Clarity over Cleverness

I have volunteered to coaching some elementary-age kids in writing at My Child’s school for an interscholastic competition. I am feeling that thing where you look around and think, “Are they sure I should be doing this?!? Surely, there is someone more qualified???”

While trying to gather some basic projects and guidelines to start working on with them, I am thinking through all the things I know about writing.

One that keeps rising to the top is:

SK Post it - Clarity over Cleverness

This recently came up while watching Celebrity Jeopardy. There were several times where the writers were trying to be so clever in their answers/clues that the contestants (and us playing along at home) couldn’t ever tell for sure what they were looking for in an answer (well, the question, as it was Jeopardy).

While being clever and witty can add to a story or comment, if the joke doesn’t land or the reference is too obscure, you are just left with an audience that isn’t quite sure what just happened to them.

This also came up with a book I read. The author wanted to do something really clever with the timeline…. And she did. However, for a good chunk of the book, I was just confused and frustrated as to why things were presented in the way they were. The two main characters were separated for the beginning half of the book – due to spoilery reasons – but their own timelines didn’t line up with each other. There was an EVENT. Character A’s chapter would be “Eight Days From EVENT” and then we’d switch to Character B’s chapter and it would be “Immediately after EVENT.” I found this much more distracting that fun. Cleverness is not always the best route to take.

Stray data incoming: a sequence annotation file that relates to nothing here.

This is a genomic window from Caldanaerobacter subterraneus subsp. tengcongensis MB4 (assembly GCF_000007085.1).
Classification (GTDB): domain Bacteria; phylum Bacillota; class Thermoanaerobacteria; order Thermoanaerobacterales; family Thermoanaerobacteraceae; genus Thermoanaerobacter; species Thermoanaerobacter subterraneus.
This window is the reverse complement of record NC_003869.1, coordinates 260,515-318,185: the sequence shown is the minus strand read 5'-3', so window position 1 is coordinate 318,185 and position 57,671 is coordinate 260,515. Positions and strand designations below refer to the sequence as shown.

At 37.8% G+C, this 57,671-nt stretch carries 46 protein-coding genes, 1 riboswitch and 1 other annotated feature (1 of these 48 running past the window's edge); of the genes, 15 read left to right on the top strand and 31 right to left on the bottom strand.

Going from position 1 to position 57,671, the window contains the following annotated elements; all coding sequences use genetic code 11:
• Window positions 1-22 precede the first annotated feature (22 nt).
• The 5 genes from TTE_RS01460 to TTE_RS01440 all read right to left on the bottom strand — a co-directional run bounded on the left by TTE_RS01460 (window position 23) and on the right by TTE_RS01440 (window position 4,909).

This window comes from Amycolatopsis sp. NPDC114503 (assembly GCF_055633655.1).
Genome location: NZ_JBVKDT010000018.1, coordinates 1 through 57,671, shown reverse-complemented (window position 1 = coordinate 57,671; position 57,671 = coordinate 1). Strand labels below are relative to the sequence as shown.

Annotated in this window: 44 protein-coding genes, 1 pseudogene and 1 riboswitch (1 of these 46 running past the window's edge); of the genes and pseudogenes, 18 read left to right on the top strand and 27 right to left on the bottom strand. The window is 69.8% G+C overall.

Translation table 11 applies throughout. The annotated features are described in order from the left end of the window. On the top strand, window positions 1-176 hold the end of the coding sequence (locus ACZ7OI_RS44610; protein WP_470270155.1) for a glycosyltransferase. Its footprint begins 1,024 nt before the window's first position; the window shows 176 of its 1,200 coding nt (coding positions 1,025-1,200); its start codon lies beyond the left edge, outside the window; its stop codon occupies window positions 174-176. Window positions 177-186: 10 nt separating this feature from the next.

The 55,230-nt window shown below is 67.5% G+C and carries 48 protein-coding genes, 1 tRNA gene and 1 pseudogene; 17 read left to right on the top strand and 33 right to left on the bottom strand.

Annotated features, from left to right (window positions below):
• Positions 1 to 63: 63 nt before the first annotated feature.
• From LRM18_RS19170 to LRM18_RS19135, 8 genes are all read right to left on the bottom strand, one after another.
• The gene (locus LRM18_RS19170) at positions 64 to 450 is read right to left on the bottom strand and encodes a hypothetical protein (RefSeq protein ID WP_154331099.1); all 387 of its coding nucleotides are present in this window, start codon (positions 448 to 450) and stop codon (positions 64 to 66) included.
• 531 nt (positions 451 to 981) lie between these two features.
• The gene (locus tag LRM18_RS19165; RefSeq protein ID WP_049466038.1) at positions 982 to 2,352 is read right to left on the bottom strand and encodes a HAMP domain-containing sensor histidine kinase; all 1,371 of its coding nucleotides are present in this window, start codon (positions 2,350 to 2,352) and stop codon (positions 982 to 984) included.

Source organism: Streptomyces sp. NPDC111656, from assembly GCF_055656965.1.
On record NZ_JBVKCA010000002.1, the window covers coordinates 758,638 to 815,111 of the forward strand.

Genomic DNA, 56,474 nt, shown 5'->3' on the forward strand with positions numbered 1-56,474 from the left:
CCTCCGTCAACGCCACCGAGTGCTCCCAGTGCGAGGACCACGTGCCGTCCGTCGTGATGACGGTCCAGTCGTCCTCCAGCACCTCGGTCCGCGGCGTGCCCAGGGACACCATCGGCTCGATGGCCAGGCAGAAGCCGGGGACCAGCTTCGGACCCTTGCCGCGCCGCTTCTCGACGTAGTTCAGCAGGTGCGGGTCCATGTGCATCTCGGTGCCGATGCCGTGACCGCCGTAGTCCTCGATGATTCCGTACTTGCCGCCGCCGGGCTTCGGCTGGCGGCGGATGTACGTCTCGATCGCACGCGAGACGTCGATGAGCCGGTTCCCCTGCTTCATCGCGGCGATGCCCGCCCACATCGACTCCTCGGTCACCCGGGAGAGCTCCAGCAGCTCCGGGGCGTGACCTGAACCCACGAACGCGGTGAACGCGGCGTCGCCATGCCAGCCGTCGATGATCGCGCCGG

You don’t always need big words.
Sometimes, while those words are technically correct, grammatically and conversationally they may not actually make sense.

You don’t necessarily need that cliché to make your story better – especially if you are going to accidentally create a mixed metaphor (“water over the bridge or under the dam or wherever water goes”).

If your addition (word, phrase, whole story) makes the audience stop and try to figure out what you are talking about, I gently suggest you rethink adding in that particular thing.

I hope you have a wonderful day!


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Categories: Motivation